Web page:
"I don't doubt that it will happen," she said. "Personally, I don't think it will matter."

She's All That
We also asked Lewis to talk about her political role models, and she responded with a list of the strong Michigan women she admires. First named was former governor Jennifer Granholm, who appointed Lewis to serve on the board of trustees of Northern Michigan University (Lewis's alma mater) in 2009, a position she held until 2016. She spoke highly of Saginaw County Commissioner Cheryl Hadsall, whom Lewis called her go-to person and "shero." Debbie Stabenow was praised as smart and savvy. But Lewis saved her highest and most enthusiastic praise for gubernatorial candidate Gretchen Whitmer.
"Love her to death. I watched when she was in the Senate and was the minority leader, and she is a no-nonsense kind of politician which I just greatly admire … Gretchen is all that, and a ball of wax," she said. "She's just awesome."

Lewis can claim a couple of "firsts:"  she's the first openly gay person appointed to a governance board for a Michigan university and Michigan's first openly gay candidate for the Michigan House of Representatives (2008).
If elected, she would be the first openly gay state senator in Michigan — an honor Lewis would be happy to share with Jeremy Moss, for whom she expresses great admiration. When that "first" was pointed out to her, she remarked, "That's funny, I never thought of myself in that direction, but I guess it's true! It certainly was never my intent to be the first, so, well, it's about damn time, don't you think?"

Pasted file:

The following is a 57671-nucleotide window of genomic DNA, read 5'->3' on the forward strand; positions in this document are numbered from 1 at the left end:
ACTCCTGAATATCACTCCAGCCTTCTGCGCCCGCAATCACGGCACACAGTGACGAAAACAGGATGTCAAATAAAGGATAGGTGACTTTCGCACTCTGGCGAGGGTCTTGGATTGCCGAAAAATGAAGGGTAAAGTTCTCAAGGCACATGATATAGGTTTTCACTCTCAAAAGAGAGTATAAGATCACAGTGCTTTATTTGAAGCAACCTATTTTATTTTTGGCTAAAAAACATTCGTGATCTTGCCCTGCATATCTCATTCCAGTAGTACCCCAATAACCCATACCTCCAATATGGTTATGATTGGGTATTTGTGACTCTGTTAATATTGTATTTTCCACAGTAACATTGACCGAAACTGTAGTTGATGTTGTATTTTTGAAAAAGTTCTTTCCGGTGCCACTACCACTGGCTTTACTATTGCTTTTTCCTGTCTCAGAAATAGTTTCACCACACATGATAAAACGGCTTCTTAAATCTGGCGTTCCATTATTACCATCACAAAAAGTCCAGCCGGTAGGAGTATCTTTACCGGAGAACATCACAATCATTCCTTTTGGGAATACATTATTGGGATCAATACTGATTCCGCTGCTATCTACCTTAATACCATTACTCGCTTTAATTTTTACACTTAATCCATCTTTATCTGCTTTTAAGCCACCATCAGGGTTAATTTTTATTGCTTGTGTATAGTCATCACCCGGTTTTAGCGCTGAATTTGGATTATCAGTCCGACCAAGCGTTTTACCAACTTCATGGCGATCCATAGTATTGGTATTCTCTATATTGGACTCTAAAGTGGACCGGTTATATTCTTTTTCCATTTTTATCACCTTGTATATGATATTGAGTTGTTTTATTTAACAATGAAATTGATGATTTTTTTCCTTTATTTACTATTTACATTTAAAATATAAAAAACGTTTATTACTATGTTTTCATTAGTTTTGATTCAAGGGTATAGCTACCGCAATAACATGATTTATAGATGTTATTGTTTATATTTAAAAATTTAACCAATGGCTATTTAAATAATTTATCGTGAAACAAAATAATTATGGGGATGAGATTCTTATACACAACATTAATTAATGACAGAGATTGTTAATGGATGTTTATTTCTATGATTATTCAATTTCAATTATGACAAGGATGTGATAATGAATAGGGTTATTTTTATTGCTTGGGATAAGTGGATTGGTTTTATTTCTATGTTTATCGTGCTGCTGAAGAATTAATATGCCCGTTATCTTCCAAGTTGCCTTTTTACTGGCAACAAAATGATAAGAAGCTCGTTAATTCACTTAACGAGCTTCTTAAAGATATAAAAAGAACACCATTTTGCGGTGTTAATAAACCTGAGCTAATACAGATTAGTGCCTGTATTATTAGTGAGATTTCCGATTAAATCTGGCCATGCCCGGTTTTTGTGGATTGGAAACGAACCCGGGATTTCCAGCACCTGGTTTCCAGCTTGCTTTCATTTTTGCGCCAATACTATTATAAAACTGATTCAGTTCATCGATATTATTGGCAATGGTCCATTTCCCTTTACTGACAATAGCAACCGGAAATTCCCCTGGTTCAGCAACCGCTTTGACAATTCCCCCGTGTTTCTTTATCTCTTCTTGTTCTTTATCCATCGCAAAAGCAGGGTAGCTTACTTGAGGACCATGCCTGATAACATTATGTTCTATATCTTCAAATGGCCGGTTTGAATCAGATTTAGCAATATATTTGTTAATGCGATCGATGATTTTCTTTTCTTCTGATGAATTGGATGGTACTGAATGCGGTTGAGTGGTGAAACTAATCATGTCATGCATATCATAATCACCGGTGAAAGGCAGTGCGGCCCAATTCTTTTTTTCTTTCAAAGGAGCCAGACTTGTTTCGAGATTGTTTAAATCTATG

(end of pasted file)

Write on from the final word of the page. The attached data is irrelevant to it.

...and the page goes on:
Later she added that her sexuality is something she has never felt the need to hide.
"… from the very beginning, I've always been out. I've never had to hide. And it's a wonderful place to be, and I know too many people who are gay or lesbian that aren't out, even now, running for office, and I'm so glad … it's just easiest for me to be my authentic self."
"Oh my gosh, there's no better time than now." That was Lewis's response when asked what advice she would give a young person in the LGBTQ community considering running for public office.
"The writing is on the wall," she said. "This state and this country is so ready for young people to step up and out. Literally. Don't wait. Do it now," she said. "Set your eyes on your goals and go. Just go. Don't wait for anyone's approval. Build the relationships and do it now. There's no better time."
Finally, when BTL inquired about something people would be surprised to know about her, she paused to reflect, then explained that she had recently donated a kidney to an unknown recipient. Lewis said that this gesture of altruism was inspired by the people in her life who had either donated or received a kidney, and news of the advances in kidney donation, along with the knowledge of the number of people in Michigan alone who are on the waiting list — almost 2,500 as of this writing.
"It felt like the right thing to do," she said. "So that would be a surprise to everybody, that I donated a kidney." To those who know Garnet Lewis, and know her character, perhaps that act wasn't such a surprise.